The focus sensitive element "sogar"

Does the procedural meaning of "sogar" help listeners to accelerate the comprehension of a semantic scale?

In order to guide the inferential processes in communication, languages use different mechanisms. Focus particles are one of these mechanisms because of their mainly procedural meaning focalizing the hearer's attention and guiding him to certain constituents (Blakemore 2002). Furthermore, focus sensitive elements relate the focus and its alternatives in a certain way. Scalar particles like German "sogar" do so in establishing a relation of likelihood presenting the focused element as the least expected element (König 1991).

Here we use the visual world paradigm (Cooper 1974) to study the time course of the interpretation of German "sogar", in particular the unfolding of its procedural meaning under several experimental conditions. We manipulate three factors: (A) presence or absence of the focus sensitive element, (B) scale, which could either be derived from world knowledge, or was imposed by "sogar", and (C) the number of elements the scale consists of. Participants are presented with visual and auditory stimuli simultaneously. The visual stimuli consist of pictures showing four objects, of which one always serves as the target and (at least) one as distractor. The auditory stimuli are spoken sentences recorded by a native German speaker that either include the focus sensitive element, or not.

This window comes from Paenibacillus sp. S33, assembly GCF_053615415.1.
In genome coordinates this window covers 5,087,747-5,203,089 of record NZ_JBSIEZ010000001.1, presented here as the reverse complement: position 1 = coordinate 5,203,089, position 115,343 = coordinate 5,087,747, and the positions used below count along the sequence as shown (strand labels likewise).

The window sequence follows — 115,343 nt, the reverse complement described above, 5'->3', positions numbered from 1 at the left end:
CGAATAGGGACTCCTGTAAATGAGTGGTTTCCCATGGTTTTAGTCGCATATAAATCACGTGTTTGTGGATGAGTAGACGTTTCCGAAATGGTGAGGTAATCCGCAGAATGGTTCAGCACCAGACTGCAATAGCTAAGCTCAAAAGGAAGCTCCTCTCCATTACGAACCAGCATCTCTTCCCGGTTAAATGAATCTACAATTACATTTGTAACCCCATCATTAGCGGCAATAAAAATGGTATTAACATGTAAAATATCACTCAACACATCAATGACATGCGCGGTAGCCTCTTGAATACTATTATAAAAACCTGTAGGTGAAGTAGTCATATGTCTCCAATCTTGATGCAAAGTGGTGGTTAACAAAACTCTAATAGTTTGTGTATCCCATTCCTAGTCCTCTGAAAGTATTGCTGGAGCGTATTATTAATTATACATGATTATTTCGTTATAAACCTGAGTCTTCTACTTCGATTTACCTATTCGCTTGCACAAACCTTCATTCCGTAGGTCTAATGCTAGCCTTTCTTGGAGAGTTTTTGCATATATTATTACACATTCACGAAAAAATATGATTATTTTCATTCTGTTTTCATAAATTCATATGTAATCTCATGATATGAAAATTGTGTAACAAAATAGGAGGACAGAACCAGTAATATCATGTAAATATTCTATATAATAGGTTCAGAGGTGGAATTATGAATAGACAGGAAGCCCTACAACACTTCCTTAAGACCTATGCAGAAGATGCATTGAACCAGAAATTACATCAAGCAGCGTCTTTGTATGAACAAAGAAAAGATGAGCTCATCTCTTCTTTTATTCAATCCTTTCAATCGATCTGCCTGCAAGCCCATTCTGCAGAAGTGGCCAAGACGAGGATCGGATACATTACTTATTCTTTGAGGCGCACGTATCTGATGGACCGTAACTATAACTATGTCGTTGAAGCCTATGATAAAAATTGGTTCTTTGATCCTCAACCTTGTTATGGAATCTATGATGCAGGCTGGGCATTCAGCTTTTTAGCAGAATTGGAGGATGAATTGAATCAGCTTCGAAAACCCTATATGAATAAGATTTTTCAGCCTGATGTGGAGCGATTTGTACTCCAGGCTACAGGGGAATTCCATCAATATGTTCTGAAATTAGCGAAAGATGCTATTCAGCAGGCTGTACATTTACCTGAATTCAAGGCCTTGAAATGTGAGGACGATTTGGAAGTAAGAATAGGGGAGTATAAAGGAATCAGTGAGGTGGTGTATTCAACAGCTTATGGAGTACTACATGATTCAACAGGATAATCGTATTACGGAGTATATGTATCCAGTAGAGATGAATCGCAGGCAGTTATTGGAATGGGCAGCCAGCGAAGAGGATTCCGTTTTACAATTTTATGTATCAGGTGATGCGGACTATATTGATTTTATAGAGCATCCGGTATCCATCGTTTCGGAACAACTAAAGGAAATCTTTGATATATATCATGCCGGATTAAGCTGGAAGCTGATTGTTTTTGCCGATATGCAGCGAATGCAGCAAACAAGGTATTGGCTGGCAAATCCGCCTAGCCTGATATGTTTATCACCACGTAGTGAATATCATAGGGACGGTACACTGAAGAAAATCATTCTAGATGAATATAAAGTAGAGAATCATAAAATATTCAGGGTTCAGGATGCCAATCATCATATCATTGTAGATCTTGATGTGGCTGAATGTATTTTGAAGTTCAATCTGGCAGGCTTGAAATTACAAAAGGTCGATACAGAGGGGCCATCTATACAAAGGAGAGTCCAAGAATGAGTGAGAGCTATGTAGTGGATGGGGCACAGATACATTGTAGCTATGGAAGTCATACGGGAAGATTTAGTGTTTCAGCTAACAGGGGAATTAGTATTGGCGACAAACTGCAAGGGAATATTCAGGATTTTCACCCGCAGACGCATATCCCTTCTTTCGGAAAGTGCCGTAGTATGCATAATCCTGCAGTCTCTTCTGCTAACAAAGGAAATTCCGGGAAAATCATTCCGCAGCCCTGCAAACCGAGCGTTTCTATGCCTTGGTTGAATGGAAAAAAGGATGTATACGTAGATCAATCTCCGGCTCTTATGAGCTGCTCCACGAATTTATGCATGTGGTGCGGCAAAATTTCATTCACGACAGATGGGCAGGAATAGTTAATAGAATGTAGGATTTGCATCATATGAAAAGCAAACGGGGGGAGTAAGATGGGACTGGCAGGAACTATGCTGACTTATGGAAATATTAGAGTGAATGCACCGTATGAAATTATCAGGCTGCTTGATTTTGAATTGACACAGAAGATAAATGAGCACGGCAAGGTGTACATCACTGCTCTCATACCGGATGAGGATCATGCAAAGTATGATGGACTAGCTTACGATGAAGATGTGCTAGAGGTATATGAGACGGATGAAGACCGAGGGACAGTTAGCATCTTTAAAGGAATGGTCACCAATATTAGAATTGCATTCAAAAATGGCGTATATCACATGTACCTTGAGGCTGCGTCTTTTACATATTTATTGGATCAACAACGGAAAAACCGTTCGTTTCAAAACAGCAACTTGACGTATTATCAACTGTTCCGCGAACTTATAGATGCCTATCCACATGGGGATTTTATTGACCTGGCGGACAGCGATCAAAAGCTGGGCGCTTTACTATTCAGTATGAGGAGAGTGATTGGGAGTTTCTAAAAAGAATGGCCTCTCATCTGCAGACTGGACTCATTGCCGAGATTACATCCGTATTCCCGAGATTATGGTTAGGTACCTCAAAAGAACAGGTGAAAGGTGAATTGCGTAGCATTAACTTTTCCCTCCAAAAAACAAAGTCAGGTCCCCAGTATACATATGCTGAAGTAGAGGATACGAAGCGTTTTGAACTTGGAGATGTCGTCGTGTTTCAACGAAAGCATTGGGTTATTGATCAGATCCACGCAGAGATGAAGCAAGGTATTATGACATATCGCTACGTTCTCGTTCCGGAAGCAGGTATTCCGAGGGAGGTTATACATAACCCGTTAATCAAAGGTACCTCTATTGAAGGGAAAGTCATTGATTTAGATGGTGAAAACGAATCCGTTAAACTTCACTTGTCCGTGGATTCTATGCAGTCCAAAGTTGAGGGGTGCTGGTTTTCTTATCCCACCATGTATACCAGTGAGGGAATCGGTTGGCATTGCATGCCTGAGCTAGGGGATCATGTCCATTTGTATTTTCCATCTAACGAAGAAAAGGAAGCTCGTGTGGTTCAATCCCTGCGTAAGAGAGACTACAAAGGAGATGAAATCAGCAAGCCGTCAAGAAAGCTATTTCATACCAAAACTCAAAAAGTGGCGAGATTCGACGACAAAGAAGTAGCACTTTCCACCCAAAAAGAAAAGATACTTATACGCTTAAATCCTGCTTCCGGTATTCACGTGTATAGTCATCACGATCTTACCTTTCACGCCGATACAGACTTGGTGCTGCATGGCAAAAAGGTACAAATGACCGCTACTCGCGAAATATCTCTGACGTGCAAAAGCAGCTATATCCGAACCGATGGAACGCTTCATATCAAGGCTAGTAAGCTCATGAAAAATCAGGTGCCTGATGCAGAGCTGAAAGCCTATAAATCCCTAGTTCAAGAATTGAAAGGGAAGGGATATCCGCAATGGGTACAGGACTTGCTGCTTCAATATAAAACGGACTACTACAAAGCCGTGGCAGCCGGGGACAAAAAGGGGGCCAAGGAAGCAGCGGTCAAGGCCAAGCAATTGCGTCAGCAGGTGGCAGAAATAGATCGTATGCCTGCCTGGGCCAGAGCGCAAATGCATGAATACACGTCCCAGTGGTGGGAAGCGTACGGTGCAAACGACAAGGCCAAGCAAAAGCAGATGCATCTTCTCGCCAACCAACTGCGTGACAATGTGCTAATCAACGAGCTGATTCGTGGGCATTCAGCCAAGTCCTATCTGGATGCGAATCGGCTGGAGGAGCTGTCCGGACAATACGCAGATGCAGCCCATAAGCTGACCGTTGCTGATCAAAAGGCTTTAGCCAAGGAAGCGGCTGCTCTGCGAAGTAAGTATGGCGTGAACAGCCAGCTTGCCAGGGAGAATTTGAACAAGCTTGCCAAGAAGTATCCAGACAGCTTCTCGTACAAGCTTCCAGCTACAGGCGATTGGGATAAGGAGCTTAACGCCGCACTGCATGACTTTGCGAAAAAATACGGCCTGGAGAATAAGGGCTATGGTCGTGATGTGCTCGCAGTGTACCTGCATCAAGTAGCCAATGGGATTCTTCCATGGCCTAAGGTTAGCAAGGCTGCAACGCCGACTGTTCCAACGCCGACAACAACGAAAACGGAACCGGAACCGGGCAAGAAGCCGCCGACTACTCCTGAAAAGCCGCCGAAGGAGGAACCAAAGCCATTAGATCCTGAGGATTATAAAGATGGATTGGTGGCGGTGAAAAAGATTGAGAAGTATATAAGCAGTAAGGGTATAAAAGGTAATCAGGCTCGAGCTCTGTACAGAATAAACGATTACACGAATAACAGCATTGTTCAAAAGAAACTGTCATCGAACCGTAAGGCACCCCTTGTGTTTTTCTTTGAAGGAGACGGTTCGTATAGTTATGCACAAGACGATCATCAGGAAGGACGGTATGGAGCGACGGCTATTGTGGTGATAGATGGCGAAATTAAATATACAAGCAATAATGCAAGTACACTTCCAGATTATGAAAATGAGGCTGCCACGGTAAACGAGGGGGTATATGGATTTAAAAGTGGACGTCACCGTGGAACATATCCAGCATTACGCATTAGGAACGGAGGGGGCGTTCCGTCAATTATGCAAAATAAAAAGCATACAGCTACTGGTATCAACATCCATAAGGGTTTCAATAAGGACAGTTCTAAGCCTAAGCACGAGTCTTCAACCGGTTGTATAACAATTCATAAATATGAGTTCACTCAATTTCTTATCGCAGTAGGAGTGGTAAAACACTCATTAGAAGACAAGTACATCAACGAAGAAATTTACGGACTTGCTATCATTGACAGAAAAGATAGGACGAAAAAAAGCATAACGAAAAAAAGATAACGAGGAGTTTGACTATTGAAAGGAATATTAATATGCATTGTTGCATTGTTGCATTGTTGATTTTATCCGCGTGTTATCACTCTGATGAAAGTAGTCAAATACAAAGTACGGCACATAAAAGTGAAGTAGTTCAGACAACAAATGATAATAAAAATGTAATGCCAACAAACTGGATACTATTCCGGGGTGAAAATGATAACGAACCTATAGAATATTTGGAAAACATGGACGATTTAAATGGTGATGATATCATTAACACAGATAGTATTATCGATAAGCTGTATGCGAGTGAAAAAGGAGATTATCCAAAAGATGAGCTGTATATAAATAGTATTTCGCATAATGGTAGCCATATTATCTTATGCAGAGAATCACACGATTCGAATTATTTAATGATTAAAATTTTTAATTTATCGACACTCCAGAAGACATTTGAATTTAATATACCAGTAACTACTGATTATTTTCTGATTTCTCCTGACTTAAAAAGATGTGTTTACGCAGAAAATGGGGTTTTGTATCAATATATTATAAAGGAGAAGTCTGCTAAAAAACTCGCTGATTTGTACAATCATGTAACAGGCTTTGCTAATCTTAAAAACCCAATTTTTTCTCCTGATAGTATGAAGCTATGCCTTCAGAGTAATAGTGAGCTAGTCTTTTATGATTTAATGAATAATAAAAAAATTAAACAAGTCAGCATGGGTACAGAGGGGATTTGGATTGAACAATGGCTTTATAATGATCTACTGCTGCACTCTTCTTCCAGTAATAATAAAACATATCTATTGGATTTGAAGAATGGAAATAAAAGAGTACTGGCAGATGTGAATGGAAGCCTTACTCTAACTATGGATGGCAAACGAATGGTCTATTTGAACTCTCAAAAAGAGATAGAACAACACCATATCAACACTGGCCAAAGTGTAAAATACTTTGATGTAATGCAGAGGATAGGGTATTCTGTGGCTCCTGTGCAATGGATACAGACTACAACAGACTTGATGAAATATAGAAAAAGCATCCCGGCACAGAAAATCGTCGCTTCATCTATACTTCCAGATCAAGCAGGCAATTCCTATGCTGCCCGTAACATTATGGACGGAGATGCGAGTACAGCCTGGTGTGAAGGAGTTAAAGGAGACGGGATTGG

Sentences are carefully matched for length using PRAAT. To familiarize the participants with the location of the objects on the screen visual stimuli are always shown for 2000 ms before each trial during a preview phase. To test a potential early impact of "sogar" we compare the proportion and onset of looks towards the visual object that corresponds to the last element of each test sentence, which was either preceded by "sogar" (critical condition) or by an adjective (control condition). For example, while on the computer screen participants see pictures showing a car, a motorbike, an airplane (target) and a bicycle (distractor), they heard "Jim fixes cars, motorbikes, and even/old airplanes." To test a potential late effect of the procedural meaning of the focus particle we also compare the proportion and onset of looks toward all other objects on the screen except the one that was focused in the sentence participants hear in a phase of silence that follows the test sentences.

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